Khashoggi, a US resident, entered the Saudi embassy in Istanbul on 2 October and has not been seen again. Leaked audio transcripts in pro-government Turkish media suggest he was brutally tortured and dismembered before his remains were taken out of the embassy and disposed of. Saudi sources have floated the rumour that Khashoggi was the victim of an unauthorised interrogation that got out of hand. Trump has been more than happy to play along. “I think we have to find out what happened first,” he said. “Here we go again with, you know, you’re guilty until proven innocent. I don’t like that.” This is the man who lead chants of “Lock her up” during his election campaign.
When asked earlier if he would impose sanctions on Saudi Arabia, the president said any response had to be weighed against America’s business interests: “Well, it depends on what the sanction is,” he told the CBS news channel. “I’ll give you an example. They are ordering military equipment. Everybody in the world wanted that order. Russia wanted it, China wanted it, we wanted it. We got it … I don’t wanna hurt jobs. I don’t wanna lose an order like that.”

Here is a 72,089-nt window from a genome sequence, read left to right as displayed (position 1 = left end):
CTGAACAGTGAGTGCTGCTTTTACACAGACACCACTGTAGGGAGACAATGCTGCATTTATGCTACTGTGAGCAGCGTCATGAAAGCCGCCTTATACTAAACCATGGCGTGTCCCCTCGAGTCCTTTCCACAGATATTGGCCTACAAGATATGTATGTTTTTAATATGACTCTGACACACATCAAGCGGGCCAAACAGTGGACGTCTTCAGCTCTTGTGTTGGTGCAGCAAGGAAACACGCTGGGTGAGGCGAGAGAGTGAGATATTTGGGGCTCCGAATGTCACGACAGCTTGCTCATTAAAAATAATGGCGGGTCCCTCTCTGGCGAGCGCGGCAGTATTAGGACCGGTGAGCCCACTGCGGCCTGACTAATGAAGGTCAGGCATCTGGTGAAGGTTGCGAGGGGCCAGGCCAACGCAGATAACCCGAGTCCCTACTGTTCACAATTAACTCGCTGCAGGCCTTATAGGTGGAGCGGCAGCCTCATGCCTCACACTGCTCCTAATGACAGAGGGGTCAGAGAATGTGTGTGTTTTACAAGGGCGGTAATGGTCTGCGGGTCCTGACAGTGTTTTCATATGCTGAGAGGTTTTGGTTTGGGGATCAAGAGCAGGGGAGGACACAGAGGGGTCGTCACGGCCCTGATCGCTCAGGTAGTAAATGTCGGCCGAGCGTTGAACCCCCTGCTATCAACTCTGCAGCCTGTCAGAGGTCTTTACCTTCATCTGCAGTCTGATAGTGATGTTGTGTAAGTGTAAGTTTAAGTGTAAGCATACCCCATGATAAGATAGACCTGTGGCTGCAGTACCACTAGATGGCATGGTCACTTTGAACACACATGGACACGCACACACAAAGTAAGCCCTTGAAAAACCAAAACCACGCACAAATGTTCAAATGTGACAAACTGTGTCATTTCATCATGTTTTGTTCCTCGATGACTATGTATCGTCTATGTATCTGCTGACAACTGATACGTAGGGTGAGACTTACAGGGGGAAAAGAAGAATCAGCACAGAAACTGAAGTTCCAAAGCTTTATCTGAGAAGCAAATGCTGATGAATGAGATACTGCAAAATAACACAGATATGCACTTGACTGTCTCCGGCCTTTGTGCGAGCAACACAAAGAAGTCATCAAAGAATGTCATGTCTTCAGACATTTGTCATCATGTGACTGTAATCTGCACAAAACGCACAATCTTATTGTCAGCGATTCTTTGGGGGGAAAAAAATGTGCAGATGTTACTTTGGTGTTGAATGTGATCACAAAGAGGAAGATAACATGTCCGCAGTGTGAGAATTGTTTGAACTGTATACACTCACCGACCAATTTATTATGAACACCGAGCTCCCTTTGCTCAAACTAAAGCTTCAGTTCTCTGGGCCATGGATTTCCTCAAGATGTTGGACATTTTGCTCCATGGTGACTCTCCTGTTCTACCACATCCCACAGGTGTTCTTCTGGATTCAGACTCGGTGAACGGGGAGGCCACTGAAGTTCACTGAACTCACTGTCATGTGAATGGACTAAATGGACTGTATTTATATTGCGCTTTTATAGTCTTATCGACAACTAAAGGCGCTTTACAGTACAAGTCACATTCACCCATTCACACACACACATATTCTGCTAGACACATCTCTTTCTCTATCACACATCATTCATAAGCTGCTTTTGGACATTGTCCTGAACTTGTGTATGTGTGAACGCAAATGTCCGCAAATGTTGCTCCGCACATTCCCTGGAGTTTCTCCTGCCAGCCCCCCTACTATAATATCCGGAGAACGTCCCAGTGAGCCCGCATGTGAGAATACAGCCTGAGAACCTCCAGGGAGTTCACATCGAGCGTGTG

But if Trump’s response to Khashoggi’s disappearance reveals many of his personal pathologies – an indifference to suffering, a cavalier attitude to human rights, a desire to put business before everything – it also faithfully reflects the history of western foreign policy in the region. Once again, what is different about Trump is the appalling, brazen clarity with which he boasts about policies and practices which have previously been framed with the patina of plausible deniability. Put bluntly, he has no shame.